Kyle's best friend is dead.
Kyle pulled the trigger.
There's only one question he can't answer.
Gr 8 Up
Life can change in an instant and in Ayarbe's debut novel, 15-year-old Kyle learns that lesson firsthand after hearing the shot, feeling the weight of the gun, and watching blood pool around the body of his best friend. Readers are quickly drawn into the mystery of guilt or innocence, although Kyle accepts personal responsibility for Jason's death. Placed on probation by the court, he continues his daily routine in a daze, withdraws from his family, and tries to remember what really happened that morning. Readers learn the history of the friendship through "scenes" created in Kyle's head as though he were directing a movie. Still, he cannot recall the fatal act and continues to blame himself. Kyle finds sanctuary from accusing students in the library as he looks for books that Jason read. Mr. Cordoba, the librarian, provides insightful reading material and eventually Kyle is able to deal with his feelings and recall what really happened. This multidimensional book is rich in details about friendships, families, and their responses to needless death. The characters are well developed through contemporary, earthy dialogue and realistic, often humorous situations. Kyle's relationship with Jason is revealed as usually tight but more recently disappointing as Jason migrated to a more popular crowd. Although sometimes overworked and obtrusive, the movie-scene technique provides a high-interest vehicle for Kyle to communicate his thoughts and feelings. This book will be appreciated by many teens, especially those who have experienced the death of a friend or loved one.-Sue Lloyd, Franklin High School, Livonia, MI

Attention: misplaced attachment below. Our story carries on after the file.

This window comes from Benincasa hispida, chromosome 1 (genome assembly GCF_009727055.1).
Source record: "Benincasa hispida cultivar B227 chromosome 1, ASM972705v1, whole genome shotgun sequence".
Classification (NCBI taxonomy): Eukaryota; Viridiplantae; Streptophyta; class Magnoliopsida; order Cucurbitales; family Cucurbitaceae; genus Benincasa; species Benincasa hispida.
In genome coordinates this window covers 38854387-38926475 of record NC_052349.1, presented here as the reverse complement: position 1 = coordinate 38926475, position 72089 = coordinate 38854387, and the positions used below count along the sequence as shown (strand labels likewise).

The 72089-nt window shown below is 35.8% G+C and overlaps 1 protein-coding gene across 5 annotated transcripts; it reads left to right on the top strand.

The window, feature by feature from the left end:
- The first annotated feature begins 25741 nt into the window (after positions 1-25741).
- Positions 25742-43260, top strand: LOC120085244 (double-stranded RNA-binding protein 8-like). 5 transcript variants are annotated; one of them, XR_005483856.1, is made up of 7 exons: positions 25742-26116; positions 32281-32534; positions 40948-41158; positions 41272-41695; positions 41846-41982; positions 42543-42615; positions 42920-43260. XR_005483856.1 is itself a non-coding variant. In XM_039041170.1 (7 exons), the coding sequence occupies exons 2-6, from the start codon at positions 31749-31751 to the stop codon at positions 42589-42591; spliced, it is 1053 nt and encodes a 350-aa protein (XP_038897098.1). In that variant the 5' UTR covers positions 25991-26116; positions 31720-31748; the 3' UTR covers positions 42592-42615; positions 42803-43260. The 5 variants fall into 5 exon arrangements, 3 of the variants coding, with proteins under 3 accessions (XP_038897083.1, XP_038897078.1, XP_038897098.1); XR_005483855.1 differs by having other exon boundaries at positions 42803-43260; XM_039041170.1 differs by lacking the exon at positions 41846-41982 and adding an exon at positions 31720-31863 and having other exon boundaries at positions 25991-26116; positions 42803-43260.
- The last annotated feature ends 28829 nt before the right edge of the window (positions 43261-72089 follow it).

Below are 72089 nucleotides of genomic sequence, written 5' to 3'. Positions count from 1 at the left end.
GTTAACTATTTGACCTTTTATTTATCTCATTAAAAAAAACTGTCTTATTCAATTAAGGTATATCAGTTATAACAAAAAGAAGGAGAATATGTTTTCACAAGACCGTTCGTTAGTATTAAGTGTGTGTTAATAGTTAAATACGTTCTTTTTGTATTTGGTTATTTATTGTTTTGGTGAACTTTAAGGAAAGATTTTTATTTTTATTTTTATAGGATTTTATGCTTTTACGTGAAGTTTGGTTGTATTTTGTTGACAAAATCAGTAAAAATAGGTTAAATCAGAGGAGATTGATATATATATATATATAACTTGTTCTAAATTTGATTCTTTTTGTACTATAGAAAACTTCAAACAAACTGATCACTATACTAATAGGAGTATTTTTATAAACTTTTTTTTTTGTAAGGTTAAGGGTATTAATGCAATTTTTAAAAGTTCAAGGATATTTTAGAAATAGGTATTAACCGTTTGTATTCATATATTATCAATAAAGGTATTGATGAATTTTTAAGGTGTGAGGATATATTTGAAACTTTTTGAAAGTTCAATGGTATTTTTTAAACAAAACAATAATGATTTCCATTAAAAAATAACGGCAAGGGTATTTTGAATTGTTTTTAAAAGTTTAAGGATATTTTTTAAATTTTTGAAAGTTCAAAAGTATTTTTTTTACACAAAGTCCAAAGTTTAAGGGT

- HarperCollins Publishers
- Publication date:
- Sales rank:
- Product dimensions:
- 5.00(w) x 7.10(h) x 1.00(d)
- Age Range:
- 12 - 17 Years
Read an Excerpt
By Heidi Ayarbe
HarperCollins Publishers, Inc.
Copyright © 2008
All right reserved.
Gray slats of light slipped between the bars, only to be swallowed by blackness. I shivered and pulled the colorless blanket around me, squeezing my eyes shut, holding my breath until the pain swelled and exploded in my chest. I exhaled and counted. Each breath took me farther away from where I wanted to be. But I had to go back. I had to change it.
Almost all of yesterday played like a movie in my head. I could start it, rewind, stop, fast-forward, and replay scenes—except for one. That scene never came clear. It was as if the film from the reel had been exposed to sunlight and gotten blotchy.
In some scenes, I even thought about making changes, doing a director's cut.
Melanie, go back and flip your hair to the other side.
When I thought about it like that, I felt like I had control, like it was a Quentin Tarantino movie, all out of order. I could change anything. But then I would remember. No matter how much changed inside my head, it was the same everywhere else.
October 8, 8:52 A.M., Scene One, Take One
We got up from the table because Jason had used all the syrup. The guy really poured it on. Dad ran down to the store to stock up, as if he knew I needed breakfast to be perfect.
Mom ordered us to get ready for the homecoming game andscooted us out of the kitchen. "You can eat in a couple of minutes."
"Sorry about the syrup, Mrs. Caroll," Jason said.
I shook my head. "My pancakes are gonna get cold. You could've saved a drop."
"Big deal, Kyle." Melanie flipped her hair. "God, Mom, he can be such a dumbass."
"Mel, watch your language." Mom glared.
Jason swallowed a laugh. In his house, he'd be nailed for saying dumbass. "Sorry, man. I like a lot of syrup."
"I guess so." I rolled my eyes. "Pig."
"You shouldn't insult your guest," Melanie huffed. "Grow up, Kyle."